Thanks to tumblr, I stumbled upon a gem in the form of a Japanese animation film, Tokyo Godfathers, created by Satoshi Kon and released in 2003. The poster (and the post’s timing) was enough to tell me it took place during Christmas, and I was fascinated by the set of characters.
The movie introduces three homeless people: Gin, a middle-aged alcoholic, Hana (or Uncle Bag, as Miyuki calls Hana), a trans woman, and Miyuki, a runaway teenager. On Christmas Eve, they find an abandoned baby girl after rummaging through trash. Hana immediately grabs the chance to take care of her while the other two insist that they report about this to a police station. They allow themselves to keep the baby, whom Hana named Kiyoko (Kiyo for pure as they “found her in the purest of nights,” according to Hana), for one night, but they eventually plan to return Kiyoko to her real mother instead of head to the police station.
What made me enjoy this movie was the way the three interacted with each other and with other people. Gin has the tendency to be grumpy, hungry, and sometimes pessimistic, especially when drunk, but he is a kind man who obviously cares for Hana and Miyuki, seeing as they are his family after he lost his first one. Hana is hilarious! She is very expressive and dramatic, a brilliant flair to her character despite her hard past. She is loving to a fault as well, seeing as how she tries to keep Gin and Miyuki at bay, but fails in her attempts to mother hen them (and a spoiler: Hana makes the best faces in the entire movie). Miyuki doesn’t put into words about her feelings about her dysfunctional family, but her actions tell her story. They are an unlikely trio, and all their back stories were clearly elaborated in the movie, which allows viewers to sympathize with them more.
The movie revolves around the concept of miracles (as well as love and family), which brings about intertwined situations that ultimately lead to their goal (and safety, thank goodness). It is quite a great way to set up a Christmas-y vibe apart from the snow and decorations. Tokyo Godfathers also stresses how parents care or should care for their children, and how throwing babies away is throwing blessings away. The animation is fantastic, and the details of the the characters’ facial expressions and movements emphasize the development of the story being told. It has topnotch comedy, but some moments may catch you off guard. It is, however, labeled as a PG-13 movie for situations that include violence and brief but minor nudity.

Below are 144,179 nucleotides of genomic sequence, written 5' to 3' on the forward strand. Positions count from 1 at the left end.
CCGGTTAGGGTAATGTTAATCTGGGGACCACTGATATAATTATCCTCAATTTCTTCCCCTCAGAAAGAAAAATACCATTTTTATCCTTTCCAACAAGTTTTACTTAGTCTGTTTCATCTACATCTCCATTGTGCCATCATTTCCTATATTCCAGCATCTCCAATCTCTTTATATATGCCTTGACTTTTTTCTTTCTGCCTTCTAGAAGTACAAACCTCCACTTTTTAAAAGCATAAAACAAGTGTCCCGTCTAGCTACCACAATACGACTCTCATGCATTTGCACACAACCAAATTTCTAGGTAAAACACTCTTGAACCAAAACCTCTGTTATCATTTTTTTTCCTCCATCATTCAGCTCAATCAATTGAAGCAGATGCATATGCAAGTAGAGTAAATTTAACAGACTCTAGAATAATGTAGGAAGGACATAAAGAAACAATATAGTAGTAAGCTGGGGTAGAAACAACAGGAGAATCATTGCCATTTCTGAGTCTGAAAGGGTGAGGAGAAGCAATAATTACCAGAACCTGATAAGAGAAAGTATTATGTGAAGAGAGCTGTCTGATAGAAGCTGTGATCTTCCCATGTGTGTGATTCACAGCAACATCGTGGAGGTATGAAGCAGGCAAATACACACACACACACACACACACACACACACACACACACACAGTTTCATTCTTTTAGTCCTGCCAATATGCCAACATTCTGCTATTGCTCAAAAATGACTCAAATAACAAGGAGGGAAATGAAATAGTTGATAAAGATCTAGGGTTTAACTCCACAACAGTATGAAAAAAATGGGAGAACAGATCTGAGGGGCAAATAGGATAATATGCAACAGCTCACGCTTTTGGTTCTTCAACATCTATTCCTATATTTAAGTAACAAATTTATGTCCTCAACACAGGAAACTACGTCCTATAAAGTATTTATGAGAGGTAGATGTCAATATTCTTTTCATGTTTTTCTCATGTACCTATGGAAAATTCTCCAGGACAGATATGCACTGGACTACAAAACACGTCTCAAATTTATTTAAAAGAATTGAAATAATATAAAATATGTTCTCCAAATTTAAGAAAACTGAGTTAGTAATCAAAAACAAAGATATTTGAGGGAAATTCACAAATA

My favorite lines were mostly from Hana during her melodramatic moments that involve love. One that had me cracking is from Gin to Hana, though.
“Okay, so I’m trash. But you’re ugly.”
It kind of gives away what kind of banters the two have.
Another is from Hana to Miyuki after the latter spouts a rude statement.
“‘Shit,’ I’ll take, but ‘fart,’ I won’t!”
I’m glad to have found this movie, especially since I haven’t finished downloading Home Alone and Home Alone II for Christmas viewing with my family. It made me laugh (always a good factor) and it moved me. It shows how strong familial bonds are, even with people who aren’t biologically related. A part of the movie where Miyuki sees Gin and Hana as her family made me remember the friends I have that I practically consider as family. And Christmas always reminds me of how real miracles are, but that doesn’t mean I get tired of being reminded.
And now, some gifs from the movie!